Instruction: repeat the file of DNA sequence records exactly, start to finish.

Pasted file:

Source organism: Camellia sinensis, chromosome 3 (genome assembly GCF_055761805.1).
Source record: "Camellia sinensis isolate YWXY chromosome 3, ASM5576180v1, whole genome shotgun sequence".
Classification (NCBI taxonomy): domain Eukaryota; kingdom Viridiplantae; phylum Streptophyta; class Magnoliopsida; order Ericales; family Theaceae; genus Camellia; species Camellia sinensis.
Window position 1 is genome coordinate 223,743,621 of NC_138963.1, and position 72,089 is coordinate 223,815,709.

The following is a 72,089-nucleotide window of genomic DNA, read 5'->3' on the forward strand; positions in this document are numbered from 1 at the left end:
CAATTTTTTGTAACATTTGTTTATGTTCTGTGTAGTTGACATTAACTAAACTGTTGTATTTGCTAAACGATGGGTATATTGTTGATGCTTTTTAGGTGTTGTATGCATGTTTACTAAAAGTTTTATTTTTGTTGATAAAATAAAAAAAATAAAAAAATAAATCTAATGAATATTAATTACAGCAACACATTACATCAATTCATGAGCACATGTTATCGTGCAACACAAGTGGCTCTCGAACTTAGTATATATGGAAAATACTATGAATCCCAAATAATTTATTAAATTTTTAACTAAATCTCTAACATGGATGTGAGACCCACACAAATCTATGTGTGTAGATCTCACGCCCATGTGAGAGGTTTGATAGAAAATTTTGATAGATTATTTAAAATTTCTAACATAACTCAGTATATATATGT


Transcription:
Source organism: Camellia sinensis, chromosome 3 (genome assembly GCF_055761805.1).
Source record: "Camellia sinensis isolate YWXY chromosome 3, ASM5576180v1, whole genome shotgun sequence".
Classification (NCBI taxonomy): domain Eukaryota; kingdom Viridiplantae; phylum Streptophyta; class Magnoliopsida; order Ericales; family Theaceae; genus Camellia; species Camellia sinensis.
Window position 1 is genome coordinate 223,743,621 of NC_138963.1, and position 72,089 is coordinate 223,815,709.

The following is a 72,089-nucleotide window of genomic DNA, read 5'->3' on the forward strand; positions in this document are numbered from 1 at the left end:
CAATTTTTTGTAACATTTGTTTATGTTCTGTGTAGTTGACATTAACTAAACTGTTGTATTTGCTAAACGATGGGTATATTGTTGATGCTTTTTAGGTGTTGTATGCATGTTTACTAAAAGTTTTATTTTTGTTGATAAAATAAAAAAAATAAAAAAATAAATCTAATGAATATTAATTACAGCAACACATTACATCAATTCATGAGCACATGTTATCGTGCAACACAAGTGGCTCTCGAACTTAGTATATATGGAAAATACTATGAATCCCAAATAATTTATTAAATTTTTAACTAAATCTCTAACATGGATGTGAGACCCACACAAATCTATGTGTGTAGATCTCACGCCCATGTGAGAGGTTTGATAGAAAATTTTGATAGATTATTTAAAATTTCTAACATAACTCAGTATATATATGT